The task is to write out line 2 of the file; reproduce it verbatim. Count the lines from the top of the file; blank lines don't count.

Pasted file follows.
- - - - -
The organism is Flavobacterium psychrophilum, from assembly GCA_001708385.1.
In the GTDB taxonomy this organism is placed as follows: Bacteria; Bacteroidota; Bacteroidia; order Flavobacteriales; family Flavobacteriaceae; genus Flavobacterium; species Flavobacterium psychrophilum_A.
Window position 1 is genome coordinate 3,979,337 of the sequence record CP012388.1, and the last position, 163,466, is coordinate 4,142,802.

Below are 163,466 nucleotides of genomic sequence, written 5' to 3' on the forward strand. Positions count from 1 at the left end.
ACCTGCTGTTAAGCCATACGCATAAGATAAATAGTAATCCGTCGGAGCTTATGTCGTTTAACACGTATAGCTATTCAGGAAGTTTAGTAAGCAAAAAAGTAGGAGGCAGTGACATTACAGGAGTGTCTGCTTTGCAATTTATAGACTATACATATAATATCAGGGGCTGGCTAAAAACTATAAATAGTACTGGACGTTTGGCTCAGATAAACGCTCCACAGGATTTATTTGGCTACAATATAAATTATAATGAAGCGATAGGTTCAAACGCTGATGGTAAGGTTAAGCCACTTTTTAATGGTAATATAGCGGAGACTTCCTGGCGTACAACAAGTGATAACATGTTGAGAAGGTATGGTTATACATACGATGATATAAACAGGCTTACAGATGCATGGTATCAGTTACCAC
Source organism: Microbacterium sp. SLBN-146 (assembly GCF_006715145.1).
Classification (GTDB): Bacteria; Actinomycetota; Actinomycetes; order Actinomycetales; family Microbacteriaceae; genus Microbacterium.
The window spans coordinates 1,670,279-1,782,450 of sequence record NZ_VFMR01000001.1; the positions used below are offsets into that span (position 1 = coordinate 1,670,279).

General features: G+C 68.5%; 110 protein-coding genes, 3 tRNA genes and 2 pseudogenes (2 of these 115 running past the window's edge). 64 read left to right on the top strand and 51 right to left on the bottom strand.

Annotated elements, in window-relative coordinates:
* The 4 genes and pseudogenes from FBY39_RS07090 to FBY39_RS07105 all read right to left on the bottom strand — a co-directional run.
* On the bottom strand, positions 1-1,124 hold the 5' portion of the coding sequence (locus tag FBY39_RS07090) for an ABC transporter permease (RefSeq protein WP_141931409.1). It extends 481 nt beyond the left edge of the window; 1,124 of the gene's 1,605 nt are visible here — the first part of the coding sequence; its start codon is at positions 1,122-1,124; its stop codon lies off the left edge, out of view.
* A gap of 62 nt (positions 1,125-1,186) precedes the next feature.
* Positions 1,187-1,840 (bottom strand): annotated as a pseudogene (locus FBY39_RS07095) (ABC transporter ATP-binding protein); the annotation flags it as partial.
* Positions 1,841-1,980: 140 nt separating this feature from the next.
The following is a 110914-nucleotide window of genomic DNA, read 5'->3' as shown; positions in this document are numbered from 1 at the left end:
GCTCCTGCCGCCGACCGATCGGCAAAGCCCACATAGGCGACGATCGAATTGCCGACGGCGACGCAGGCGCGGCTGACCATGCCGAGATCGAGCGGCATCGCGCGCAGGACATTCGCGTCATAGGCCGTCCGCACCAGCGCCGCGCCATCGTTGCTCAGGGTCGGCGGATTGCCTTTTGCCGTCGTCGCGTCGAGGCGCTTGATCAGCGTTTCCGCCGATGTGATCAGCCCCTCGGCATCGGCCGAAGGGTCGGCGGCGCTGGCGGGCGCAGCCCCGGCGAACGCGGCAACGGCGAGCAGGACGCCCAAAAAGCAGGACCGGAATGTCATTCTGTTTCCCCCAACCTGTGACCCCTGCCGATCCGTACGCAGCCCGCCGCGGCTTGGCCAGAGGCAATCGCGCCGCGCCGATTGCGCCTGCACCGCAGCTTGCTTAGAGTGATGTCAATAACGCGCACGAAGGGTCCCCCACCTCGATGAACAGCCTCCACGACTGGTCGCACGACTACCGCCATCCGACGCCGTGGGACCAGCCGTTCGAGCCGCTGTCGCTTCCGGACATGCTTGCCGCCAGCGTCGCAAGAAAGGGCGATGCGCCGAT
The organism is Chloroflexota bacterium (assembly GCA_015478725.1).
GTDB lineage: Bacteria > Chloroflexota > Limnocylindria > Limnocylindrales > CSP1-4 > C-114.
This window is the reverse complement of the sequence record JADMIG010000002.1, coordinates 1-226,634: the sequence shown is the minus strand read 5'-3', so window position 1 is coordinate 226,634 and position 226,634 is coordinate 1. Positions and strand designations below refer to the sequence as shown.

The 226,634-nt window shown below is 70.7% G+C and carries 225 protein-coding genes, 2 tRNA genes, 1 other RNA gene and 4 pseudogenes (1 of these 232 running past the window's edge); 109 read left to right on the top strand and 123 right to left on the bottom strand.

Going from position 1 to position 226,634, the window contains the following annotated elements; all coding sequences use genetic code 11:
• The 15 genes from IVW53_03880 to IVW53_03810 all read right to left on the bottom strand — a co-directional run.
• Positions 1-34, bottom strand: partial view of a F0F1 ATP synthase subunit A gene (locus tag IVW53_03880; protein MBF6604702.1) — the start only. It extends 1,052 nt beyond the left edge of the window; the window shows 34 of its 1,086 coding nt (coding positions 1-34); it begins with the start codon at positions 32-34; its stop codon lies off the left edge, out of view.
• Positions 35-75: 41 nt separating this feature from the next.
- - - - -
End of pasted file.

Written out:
In the GTDB taxonomy this organism is placed as follows: Bacteria; Bacteroidota; Bacteroidia; order Flavobacteriales; family Flavobacteriaceae; genus Flavobacterium; species Flavobacterium psychrophilum_A.